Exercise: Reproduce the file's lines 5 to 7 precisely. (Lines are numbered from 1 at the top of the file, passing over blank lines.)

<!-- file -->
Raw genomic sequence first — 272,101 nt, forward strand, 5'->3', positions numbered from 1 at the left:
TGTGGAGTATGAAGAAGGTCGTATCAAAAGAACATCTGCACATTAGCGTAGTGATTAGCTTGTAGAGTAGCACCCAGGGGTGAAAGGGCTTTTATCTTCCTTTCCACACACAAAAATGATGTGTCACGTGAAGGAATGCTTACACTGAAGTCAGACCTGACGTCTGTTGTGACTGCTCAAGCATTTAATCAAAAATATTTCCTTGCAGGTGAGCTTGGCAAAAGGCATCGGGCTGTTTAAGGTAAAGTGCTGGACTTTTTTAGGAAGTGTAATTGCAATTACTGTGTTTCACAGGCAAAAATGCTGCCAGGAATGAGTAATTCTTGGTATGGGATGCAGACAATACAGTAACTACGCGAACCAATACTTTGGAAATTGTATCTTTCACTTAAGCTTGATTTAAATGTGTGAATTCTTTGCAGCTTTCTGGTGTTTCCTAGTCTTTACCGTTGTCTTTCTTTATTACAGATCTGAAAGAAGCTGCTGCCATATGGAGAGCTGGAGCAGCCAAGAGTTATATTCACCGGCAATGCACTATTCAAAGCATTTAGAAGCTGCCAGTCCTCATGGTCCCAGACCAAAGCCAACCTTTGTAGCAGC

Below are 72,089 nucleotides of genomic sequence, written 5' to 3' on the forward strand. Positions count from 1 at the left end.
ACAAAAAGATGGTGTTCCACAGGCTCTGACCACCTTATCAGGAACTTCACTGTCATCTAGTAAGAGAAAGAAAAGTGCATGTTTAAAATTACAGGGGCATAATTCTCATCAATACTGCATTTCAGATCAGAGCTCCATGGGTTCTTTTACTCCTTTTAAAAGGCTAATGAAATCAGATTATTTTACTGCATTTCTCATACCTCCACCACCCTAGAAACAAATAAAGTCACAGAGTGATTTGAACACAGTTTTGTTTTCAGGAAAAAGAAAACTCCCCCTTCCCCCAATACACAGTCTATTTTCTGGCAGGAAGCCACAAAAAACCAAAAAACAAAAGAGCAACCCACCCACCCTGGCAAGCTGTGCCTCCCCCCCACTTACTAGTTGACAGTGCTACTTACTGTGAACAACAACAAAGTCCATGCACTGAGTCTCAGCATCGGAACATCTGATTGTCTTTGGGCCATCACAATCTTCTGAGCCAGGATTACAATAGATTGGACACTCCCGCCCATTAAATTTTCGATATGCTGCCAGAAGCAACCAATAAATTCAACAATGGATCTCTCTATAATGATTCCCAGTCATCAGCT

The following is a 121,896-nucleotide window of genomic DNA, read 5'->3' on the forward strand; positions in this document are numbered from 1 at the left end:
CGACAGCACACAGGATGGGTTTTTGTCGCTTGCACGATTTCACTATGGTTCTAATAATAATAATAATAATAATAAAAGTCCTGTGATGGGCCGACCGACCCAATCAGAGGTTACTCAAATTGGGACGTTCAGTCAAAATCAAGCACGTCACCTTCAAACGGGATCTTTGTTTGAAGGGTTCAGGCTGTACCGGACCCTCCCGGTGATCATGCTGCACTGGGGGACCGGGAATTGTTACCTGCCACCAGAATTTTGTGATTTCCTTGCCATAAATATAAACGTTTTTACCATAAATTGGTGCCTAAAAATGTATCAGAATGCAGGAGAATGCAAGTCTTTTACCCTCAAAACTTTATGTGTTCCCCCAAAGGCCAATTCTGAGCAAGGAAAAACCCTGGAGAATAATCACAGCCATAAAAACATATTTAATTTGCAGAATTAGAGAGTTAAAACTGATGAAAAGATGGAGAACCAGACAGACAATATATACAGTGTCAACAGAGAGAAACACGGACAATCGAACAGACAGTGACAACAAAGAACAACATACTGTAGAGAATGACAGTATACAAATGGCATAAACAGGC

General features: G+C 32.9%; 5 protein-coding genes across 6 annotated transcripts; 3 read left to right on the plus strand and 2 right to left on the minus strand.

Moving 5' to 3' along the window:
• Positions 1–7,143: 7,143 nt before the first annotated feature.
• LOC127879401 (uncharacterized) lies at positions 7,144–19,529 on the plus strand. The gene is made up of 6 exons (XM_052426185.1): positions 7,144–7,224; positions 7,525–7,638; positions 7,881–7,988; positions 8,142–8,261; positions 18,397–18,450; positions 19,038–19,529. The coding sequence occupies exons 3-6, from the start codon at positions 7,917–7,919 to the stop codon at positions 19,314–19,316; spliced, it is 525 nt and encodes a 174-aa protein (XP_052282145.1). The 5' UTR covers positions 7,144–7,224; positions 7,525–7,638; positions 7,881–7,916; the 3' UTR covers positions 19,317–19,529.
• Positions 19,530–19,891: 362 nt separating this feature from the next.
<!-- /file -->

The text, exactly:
The following is a 121,896-nucleotide window of genomic DNA, read 5'->3' on the forward strand; positions in this document are numbered from 1 at the left end:
CGACAGCACACAGGATGGGTTTTTGTCGCTTGCACGATTTCACTATGGTTCTAATAATAATAATAATAATAATAAAAGTCCTGTGATGGGCCGACCGACCCAATCAGAGGTTACTCAAATTGGGACGTTCAGTCAAAATCAAGCACGTCACCTTCAAACGGGATCTTTGTTTGAAGGGTTCAGGCTGTACCGGACCCTCCCGGTGATCATGCTGCACTGGGGGACCGGGAATTGTTACCTGCCACCAGAATTTTGTGATTTCCTTGCCATAAATATAAACGTTTTTACCATAAATTGGTGCCTAAAAATGTATCAGAATGCAGGAGAATGCAAGTCTTTTACCCTCAAAACTTTATGTGTTCCCCCAAAGGCCAATTCTGAGCAAGGAAAAACCCTGGAGAATAATCACAGCCATAAAAACATATTTAATTTGCAGAATTAGAGAGTTAAAACTGATGAAAAGATGGAGAACCAGACAGACAATATATACAGTGTCAACAGAGAGAAACACGGACAATCGAACAGACAGTGACAACAAAGAACAACATACTGTAGAGAATGACAGTATACAAATGGCATAAACAGGC

General features: G+C 32.9%; 5 protein-coding genes across 6 annotated transcripts; 3 read left to right on the plus strand and 2 right to left on the minus strand.